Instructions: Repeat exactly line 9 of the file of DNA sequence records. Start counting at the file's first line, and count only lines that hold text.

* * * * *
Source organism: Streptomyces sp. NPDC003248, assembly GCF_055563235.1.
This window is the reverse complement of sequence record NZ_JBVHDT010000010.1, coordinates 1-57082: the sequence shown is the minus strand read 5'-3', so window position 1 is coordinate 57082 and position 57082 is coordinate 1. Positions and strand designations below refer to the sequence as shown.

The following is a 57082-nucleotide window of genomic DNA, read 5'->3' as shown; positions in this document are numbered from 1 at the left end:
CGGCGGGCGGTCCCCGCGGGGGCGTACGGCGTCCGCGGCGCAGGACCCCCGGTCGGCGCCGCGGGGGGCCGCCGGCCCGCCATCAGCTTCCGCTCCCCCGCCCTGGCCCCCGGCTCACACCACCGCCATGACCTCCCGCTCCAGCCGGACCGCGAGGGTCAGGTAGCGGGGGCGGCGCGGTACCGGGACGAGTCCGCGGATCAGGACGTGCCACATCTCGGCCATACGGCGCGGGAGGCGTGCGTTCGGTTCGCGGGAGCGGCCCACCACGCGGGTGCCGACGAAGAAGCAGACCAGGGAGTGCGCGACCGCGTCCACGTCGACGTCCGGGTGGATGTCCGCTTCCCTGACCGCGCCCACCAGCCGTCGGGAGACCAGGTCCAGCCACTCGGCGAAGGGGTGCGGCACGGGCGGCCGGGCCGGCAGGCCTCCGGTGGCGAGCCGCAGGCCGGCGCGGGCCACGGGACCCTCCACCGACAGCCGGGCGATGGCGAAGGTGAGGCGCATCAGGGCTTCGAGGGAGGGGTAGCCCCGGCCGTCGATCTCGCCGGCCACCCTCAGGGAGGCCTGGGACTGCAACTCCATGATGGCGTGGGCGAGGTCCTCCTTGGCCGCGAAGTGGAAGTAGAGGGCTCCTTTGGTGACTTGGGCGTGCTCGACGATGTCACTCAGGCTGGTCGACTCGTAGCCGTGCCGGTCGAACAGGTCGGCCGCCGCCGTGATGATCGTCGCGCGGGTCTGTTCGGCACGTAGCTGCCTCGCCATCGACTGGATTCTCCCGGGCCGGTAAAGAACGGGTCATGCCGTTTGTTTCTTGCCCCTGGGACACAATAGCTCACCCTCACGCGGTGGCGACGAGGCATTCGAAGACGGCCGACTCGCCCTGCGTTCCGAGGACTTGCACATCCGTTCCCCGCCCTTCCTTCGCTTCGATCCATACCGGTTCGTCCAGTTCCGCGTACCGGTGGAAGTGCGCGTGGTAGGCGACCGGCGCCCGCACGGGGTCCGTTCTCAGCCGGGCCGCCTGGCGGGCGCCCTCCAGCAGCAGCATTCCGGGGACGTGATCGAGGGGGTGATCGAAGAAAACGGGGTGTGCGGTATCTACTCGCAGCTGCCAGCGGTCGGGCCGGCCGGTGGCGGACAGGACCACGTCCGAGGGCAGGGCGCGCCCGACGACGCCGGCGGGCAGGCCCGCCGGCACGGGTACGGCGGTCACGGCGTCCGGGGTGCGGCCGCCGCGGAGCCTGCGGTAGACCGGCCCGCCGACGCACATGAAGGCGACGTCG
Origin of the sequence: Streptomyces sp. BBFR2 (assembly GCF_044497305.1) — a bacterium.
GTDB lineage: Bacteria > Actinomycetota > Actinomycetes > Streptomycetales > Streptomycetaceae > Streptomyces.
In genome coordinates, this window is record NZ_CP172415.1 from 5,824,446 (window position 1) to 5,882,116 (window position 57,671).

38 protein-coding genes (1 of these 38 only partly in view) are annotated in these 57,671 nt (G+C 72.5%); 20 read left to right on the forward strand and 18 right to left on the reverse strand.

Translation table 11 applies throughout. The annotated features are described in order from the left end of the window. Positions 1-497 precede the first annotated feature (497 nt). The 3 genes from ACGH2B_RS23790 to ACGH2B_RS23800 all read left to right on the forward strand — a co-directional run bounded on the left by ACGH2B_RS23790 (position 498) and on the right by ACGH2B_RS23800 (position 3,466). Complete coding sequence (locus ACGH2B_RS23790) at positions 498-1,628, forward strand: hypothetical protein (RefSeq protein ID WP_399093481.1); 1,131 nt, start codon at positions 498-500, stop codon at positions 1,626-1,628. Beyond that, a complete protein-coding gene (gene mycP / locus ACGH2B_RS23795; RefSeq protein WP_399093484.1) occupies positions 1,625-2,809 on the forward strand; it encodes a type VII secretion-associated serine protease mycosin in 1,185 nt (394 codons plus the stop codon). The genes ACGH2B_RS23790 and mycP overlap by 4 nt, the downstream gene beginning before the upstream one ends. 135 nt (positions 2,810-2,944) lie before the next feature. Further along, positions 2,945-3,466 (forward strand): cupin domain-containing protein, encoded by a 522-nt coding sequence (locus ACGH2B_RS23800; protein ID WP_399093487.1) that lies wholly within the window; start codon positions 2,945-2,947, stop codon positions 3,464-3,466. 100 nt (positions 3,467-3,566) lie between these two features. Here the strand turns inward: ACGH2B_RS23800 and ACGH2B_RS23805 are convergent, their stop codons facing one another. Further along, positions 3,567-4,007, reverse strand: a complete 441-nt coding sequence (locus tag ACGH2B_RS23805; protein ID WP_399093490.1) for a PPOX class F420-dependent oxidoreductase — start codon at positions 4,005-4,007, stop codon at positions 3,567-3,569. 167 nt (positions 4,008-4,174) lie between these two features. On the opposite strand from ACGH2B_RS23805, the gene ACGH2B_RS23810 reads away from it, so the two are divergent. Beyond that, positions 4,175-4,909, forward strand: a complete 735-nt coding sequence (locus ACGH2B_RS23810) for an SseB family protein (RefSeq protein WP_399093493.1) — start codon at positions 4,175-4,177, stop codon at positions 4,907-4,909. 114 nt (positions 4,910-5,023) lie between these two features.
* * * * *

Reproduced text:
Translation table 11 applies throughout. The annotated features are described in order from the left end of the window. Positions 1-497 precede the first annotated feature (497 nt). The 3 genes from ACGH2B_RS23790 to ACGH2B_RS23800 all read left to right on the forward strand — a co-directional run bounded on the left by ACGH2B_RS23790 (position 498) and on the right by ACGH2B_RS23800 (position 3,466). Complete coding sequence (locus ACGH2B_RS23790) at positions 498-1,628, forward strand: hypothetical protein (RefSeq protein ID WP_399093481.1); 1,131 nt, start codon at positions 498-500, stop codon at positions 1,626-1,628. Beyond that, a complete protein-coding gene (gene mycP / locus ACGH2B_RS23795; RefSeq protein WP_399093484.1) occupies positions 1,625-2,809 on the forward strand; it encodes a type VII secretion-associated serine protease mycosin in 1,185 nt (394 codons plus the stop codon). The genes ACGH2B_RS23790 and mycP overlap by 4 nt, the downstream gene beginning before the upstream one ends. 135 nt (positions 2,810-2,944) lie before the next feature. Further along, positions 2,945-3,466 (forward strand): cupin domain-containing protein, encoded by a 522-nt coding sequence (locus ACGH2B_RS23800; protein ID WP_399093487.1) that lies wholly within the window; start codon positions 2,945-2,947, stop codon positions 3,464-3,466. 100 nt (positions 3,467-3,566) lie between these two features. Here the strand turns inward: ACGH2B_RS23800 and ACGH2B_RS23805 are convergent, their stop codons facing one another. Further along, positions 3,567-4,007, reverse strand: a complete 441-nt coding sequence (locus tag ACGH2B_RS23805; protein ID WP_399093490.1) for a PPOX class F420-dependent oxidoreductase — start codon at positions 4,005-4,007, stop codon at positions 3,567-3,569. 167 nt (positions 4,008-4,174) lie between these two features. On the opposite strand from ACGH2B_RS23805, the gene ACGH2B_RS23810 reads away from it, so the two are divergent. Beyond that, positions 4,175-4,909, forward strand: a complete 735-nt coding sequence (locus ACGH2B_RS23810) for an SseB family protein (RefSeq protein WP_399093493.1) — start codon at positions 4,175-4,177, stop codon at positions 4,907-4,909. 114 nt (positions 4,910-5,023) lie between these two features.